Ideally wind project construction project begins with civil work such as roads, laydown yards, crane pads, and foundation before actual installation of the turbines commences. Parallel to this effort, electrical work can be done, with cables being laid down within the wind park. These collect into an on-site substation where the energy is bundled at typically 34,000 volts before being stepped up to connect into the local transmission line. Each wind turbine can easily require more than ten truckloads of various components, such as tower segments, nacelle, blades, and tools. This requires very careful logistics and timing to avoid the potential idling of up to 100 trucks.

For the Big Timber project, BayWa r.e. constructed and operated out of a laydown yard, which was centrally located within the project boundaries. With only one landowner, coordination was fairly straightforward, although the company was required to work with several surrounding landowners. The ranch manager for the property was the main point of contact, and project management personnel communicated with him on a weekly basis.

Due to the rocky site, some blasting was required as part of building the turbine foundations. The highway system in Montana made it possible to transport the turbines without difficulty; only nominal improvements were required to the last 10 or 15 miles of roadway. The teams installed a substation in addition to 14 GE 1.79-megawatt turbines with a 100-meter rotor diameter and a hub height of 262.5 feet.

More detailed preparation was required regarding the transportation of the electricity and joining it to the existing power grid. The project interconnects with a 161-kv line, which is a sizable line, but very manageable. There's a lot of coordination required between the various contractors and utilities from the planning, administrative support, and the technical work overall, says Zerhusen.

The project was completed on time, within budget, and began generating electricity in the first quarter of 2018. Since then, Big Timber has been producing power as forecasted.

 
 

Mother Nature turned out to be an unexpected challenge with the Big Timber wind project. Winter weather and extremely high wind conditions on the project site were challenging, but the team was able to handle it through prior planning and good daily coordination with contractors on the site.

  

According to its business plan, BayWa r.e. typically sells the interest in its project once the project is commercially placed in service, meaning it is generating energy. It continues to be involved by managing the asset. It sold the Big Timber project to New York utility ConEdison. The project is selling its energy to NorthWestern Energy for the next 25 years under a long-term energy contract. Another example: in 2015, BayWa r.e. sold its 80-MW Beethoven project in South Dakota to NorthWestern Energy, after it was placed in service.

"Most of our projects have been on budget and on schedule," says Zerhusen.

"In general, I think the industry is doing a pretty good job about executing its projects on schedule."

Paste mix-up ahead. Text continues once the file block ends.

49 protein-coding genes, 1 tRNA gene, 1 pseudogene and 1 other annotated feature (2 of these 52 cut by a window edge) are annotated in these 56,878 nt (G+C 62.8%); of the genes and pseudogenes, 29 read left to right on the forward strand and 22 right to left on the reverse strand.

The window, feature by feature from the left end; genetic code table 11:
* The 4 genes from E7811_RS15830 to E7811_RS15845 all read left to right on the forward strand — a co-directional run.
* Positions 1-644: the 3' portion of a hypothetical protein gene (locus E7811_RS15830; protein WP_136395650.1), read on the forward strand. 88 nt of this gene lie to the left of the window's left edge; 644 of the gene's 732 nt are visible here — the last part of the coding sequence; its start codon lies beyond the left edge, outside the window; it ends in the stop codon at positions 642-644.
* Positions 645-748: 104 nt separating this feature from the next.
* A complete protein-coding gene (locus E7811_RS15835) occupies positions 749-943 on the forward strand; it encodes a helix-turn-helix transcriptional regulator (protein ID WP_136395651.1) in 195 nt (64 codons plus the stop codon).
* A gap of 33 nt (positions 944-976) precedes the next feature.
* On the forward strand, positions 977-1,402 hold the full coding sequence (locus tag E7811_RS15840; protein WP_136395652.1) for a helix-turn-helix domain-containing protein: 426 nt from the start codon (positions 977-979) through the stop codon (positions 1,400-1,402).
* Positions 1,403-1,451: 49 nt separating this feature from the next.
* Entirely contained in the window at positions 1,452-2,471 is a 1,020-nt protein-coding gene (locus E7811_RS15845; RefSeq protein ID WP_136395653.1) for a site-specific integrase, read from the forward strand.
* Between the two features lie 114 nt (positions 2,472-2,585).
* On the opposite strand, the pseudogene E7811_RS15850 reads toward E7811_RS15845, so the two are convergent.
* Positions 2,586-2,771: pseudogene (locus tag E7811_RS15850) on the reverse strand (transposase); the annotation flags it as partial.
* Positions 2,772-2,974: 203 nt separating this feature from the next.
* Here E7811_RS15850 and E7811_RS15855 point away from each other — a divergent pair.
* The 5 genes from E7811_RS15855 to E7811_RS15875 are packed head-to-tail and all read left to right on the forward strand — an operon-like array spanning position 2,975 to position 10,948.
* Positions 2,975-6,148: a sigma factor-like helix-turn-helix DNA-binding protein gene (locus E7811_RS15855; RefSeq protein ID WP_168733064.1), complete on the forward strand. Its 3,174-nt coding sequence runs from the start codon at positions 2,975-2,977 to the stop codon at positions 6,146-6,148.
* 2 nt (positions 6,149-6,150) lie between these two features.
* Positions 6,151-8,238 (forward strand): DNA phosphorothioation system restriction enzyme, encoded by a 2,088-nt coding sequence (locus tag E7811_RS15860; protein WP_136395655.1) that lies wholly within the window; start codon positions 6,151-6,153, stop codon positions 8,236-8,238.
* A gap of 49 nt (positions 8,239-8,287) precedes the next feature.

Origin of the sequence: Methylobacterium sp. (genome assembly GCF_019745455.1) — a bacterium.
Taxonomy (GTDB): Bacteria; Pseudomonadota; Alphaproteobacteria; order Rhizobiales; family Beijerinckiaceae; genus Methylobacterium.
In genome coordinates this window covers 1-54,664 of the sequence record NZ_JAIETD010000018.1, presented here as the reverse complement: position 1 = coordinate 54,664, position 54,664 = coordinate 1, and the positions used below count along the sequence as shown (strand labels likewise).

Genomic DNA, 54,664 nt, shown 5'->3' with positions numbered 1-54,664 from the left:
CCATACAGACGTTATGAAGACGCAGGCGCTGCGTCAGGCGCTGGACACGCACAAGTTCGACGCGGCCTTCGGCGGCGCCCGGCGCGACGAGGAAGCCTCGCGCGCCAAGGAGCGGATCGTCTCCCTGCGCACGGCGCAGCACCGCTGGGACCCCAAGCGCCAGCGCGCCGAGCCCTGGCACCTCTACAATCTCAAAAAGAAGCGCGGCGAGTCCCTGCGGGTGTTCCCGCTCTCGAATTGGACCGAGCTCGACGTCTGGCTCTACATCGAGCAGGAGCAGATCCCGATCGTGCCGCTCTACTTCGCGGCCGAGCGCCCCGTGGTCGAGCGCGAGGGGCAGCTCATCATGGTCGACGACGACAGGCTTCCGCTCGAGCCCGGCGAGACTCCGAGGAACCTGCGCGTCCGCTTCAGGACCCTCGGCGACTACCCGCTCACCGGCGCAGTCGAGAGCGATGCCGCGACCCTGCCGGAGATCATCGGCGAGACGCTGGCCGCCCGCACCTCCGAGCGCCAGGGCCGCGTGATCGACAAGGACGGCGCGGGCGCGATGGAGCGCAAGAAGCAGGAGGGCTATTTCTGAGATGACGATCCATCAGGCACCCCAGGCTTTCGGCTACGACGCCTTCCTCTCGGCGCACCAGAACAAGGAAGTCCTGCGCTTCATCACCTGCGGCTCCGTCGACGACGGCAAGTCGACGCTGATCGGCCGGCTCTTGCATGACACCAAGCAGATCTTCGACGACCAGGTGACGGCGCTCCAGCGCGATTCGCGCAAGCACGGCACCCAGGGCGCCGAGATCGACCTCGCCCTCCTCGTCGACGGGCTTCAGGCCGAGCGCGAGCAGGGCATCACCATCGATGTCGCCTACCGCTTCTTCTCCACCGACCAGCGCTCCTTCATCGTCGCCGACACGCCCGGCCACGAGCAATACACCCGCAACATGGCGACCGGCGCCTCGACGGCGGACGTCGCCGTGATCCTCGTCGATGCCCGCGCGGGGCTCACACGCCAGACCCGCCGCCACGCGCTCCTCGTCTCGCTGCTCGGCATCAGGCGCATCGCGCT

He attributes the successful construction to detailed planning, a focus on communication with all involved, the support from the local community, and the financial commitment of its parent company. Everyone involved in the project, from development and project management to construction contractors to trade specific labor personnel and state and county officials, all played a crucial part in contributing to the success of the project, he says.

Development of a strong team working toward the same goal of completing the project safely and on time is essential. Prior planning is the key to a successful project, he says.

Zerhusen is proud of how the industry is supporting the planet.

"Every project that competitors or we place in service is a good step towards helping the environment. We as an industry still make up a small percentage of the overall U.S. energy generating portfolio, wind energy specifically." Wind and solar combined make up about 10 percent of energy production in the U.S.

"In the big picture, it's a very small number actually, but it's definitely 10 percent less coal or gas or nuclear energy that is needed to generate electricity, which from an environmental perspective, is a good thing," says Zerhausen

And there is more to come, specifically from Bay-Wa r.e.

In North America, BayWa r.e. is currently preparing its 100-MW Strauss project in California and the 250-MW Amadeus project in Texas for construction, with others in the pipeline to follow. Globally, its parent company is developing wind and solar projects in many countries.

The international trading conglomerate BayWa AG pools all of its renewable energy activities in its subsidiary BayWa r.e. (renewable energy), which is predominately active in the wind and solar industries.

Headquartered in Munich since the company's inception in 1923, BayWa AG is a publicly traded company generating an estimated annual revenue of 17 billion Euros.

With over 1,700 employees working in BayWa r.e. globally, the group has developed and constructed over 2 GW and actively provides asset management for over 5 GW. BayWa r.e. acquires, develops, constructs, and operates renewable energy projects as well as distributing PV components on a wholesale basis.

BayWa r.e. Wind LLC is responsible for the group's North American activities in the wind sector. The company has been active in the U.S. since 2001 and was acquired by BayWa AG in 2011.

 


Spring 2019